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covering china, going back to tiananmen square, you were there for the british handover the hong kong in 1997. you know what you are talking about. in your peace you argue that before. >> yes, the hong kong university does an opinion poll asking people how to define themselves. more people call themselves hong konger rather than chinese. why is it happening. one thing you describe is how different hong kong remains. everything from different currencies to language. do they drive on different parts of the streets. the hong kong following the british model. do you see them on what you describe as an explosive
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collision course. the chinese want to ex-cert control and the -- exert control and the hong kongers less. >> it's supposes to be one kupt which, two citizens, the people of hong kong were promised that they'd have more and more democracy and freedom. going directly in terms of beijing's central governance desire to have conformity and etch having more of the same. >> specifically with the new have... >> direct elections. >> elections and they could choose the chief executive, and now beijing is deciding who the candidates will be and control what happens. >> basically what they are saying instead of having a primary where anyone can run for office, and the winners end up on election day, beijing is
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basically saying we'll have this committee, which is definitely stacked to be pro-beijing. and only the people that this committee let's through can run. >> so it's kind of like saying instead of a primary you get to choose the two guys that we choose for you. >> you quote the human rights watch. you point to the profound sense of betrayal. do you think we are seeing a fundamental split. what could the consequences be. >> i think the longer the protesters on the street, the less concessions that the government is willing to make. the more dangerous. not only in terms of violence but in sense of how is the city and the entire country going to be run.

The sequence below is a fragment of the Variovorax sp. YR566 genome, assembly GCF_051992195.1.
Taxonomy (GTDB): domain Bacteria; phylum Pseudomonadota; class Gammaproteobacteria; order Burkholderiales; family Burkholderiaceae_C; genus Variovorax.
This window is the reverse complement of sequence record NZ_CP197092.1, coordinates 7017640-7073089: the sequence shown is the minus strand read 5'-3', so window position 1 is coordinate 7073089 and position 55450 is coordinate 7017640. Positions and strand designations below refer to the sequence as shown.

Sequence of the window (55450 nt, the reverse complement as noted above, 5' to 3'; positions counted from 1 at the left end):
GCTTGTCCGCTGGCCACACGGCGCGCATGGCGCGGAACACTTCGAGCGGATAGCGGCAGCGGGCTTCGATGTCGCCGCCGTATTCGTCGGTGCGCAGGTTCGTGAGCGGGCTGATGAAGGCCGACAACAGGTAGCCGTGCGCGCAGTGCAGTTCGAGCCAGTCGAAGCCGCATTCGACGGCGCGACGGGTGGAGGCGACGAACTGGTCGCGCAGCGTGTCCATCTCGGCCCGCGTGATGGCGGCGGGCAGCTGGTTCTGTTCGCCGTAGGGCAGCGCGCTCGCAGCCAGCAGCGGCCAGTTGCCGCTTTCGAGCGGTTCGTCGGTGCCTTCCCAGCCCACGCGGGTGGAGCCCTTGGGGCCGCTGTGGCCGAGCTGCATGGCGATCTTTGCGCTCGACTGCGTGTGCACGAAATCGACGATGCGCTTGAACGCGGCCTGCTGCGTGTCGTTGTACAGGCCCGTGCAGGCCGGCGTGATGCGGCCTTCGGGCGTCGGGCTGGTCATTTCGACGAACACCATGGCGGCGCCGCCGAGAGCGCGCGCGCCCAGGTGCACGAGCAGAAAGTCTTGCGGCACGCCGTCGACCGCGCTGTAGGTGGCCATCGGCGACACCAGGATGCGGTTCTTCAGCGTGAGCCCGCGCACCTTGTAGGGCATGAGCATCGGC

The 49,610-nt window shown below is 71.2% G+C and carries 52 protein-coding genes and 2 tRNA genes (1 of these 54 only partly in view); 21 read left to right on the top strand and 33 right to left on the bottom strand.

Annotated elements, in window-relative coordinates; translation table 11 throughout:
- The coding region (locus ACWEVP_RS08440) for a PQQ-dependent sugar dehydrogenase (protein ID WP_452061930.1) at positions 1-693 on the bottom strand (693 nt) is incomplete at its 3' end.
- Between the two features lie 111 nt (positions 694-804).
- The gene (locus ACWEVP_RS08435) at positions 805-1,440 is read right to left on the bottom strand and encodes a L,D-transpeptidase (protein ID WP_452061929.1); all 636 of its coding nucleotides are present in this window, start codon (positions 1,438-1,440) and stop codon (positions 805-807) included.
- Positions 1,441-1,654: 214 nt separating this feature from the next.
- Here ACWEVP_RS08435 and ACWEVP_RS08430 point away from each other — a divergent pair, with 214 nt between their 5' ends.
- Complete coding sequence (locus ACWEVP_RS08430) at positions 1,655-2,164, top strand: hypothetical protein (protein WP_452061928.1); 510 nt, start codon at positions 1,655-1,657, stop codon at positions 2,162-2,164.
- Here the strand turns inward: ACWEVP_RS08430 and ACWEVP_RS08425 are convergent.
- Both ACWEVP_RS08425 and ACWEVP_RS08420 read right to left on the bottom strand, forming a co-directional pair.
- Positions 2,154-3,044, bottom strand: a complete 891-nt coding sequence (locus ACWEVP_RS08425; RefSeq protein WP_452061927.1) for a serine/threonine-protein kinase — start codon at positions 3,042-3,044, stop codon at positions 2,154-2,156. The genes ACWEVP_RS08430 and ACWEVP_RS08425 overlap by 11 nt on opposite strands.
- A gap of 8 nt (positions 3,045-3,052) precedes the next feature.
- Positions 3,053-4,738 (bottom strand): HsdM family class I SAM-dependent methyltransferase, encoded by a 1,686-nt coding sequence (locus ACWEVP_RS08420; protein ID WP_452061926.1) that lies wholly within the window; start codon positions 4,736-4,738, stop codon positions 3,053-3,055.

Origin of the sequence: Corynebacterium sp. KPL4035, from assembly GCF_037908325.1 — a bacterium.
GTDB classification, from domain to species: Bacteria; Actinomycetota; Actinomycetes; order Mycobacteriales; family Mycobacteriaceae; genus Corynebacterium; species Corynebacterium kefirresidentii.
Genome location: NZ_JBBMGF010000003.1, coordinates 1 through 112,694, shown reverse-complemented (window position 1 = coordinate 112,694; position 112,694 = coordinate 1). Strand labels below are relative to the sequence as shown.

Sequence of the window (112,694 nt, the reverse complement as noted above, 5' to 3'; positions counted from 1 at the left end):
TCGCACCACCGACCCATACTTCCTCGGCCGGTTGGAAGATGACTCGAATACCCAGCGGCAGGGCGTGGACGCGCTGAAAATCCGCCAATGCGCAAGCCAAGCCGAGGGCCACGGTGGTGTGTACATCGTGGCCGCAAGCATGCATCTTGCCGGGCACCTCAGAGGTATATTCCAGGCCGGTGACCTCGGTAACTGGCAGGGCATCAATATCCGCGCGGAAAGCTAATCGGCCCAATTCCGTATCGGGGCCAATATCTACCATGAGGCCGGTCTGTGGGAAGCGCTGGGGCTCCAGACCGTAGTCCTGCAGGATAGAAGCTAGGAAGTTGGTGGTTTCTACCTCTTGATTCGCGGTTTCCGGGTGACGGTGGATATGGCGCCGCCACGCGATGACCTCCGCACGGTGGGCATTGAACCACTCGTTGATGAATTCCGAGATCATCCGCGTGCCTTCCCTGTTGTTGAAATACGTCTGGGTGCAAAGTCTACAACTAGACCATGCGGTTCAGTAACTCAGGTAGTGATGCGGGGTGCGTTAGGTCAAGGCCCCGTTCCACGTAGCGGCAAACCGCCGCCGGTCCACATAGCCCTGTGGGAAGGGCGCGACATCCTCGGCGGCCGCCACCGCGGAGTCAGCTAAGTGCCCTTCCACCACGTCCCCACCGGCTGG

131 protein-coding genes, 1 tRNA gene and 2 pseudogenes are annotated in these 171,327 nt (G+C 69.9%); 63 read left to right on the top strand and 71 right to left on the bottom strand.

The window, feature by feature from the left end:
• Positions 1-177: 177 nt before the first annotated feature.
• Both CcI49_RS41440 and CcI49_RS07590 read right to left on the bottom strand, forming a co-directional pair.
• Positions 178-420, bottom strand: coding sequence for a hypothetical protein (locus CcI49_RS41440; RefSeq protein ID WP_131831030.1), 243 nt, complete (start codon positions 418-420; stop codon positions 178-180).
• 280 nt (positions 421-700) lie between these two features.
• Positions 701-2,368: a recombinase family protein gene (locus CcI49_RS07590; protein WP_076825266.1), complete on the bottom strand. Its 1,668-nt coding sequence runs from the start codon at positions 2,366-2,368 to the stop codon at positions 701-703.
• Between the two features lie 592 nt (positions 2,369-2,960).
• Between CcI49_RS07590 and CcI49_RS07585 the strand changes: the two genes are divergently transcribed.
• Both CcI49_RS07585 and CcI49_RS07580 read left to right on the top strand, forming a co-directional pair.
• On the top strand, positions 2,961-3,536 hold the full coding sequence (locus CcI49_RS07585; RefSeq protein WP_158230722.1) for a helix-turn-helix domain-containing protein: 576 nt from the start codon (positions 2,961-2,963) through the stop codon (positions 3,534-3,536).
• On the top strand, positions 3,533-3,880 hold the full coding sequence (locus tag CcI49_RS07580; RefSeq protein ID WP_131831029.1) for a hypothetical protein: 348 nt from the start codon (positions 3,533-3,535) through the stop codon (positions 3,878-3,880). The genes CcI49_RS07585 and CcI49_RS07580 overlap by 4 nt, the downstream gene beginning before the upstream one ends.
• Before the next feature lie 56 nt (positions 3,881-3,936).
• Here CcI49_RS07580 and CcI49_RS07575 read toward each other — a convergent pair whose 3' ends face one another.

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will it continue in a slowly modernizing freedom. as opposed to less. >> as opposed to hong kong that has a lot of freedom, has internet action. not blocked. not as censored the mainland. >> and so under those circumstances, though, what kind of compromise do you see in the long run that is possible. philosophies. >> that is the 64 billion question, and i think the chinese government must have struggled to find some kind of face-saving solution where they may be can give a small concession, but keep real power. >> how afraid are you that this will go out of control. it seems like the chinese government makes threats and backs off the threats, makes new
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threats, and the protesters are making noises and threatening to charge into some of these government buildings. >> i have coped with a lot of different situations in the middle east and asia. it comes down to what one or two people on the spot. whether they are wearing a uniform or in a youed. if one police captain gives the order to beat the kids up, that will happen, if one of the group of kids says we'll storm the building, you can't tell ahead of time. one little thing could be a tipping point. >> it wasn't a little thing it tiananmen square, it was a big thing, and i know you hope that doesn't get repeated here. >> i absolutely hope that is not repeated here. >> that's what people across the world are hoping as we see the streets of hong kong.
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turning to the midterm elections, "consider this" is highlighting an issue every week. today president obama addressed the biggest one, the economy, in a speech at university. >> american economic greatness never trickled down from the top. it grows from a rising, thriving middle class. there's two different visions for the country, i'm not on the ballot this fall. make no mistake, the pot sis are on -- policies are on the ballot. every one. >> it's the beginning of a campaign to convince voters that the referendum should be on the economy. a theme highlighted. >> ronald reagan used to ask the question are you better off than you are were four years ago, better off than you were in sixth the the answer is definitely better off than we were when i came into office. >> we are shined by bill schneider, senior nel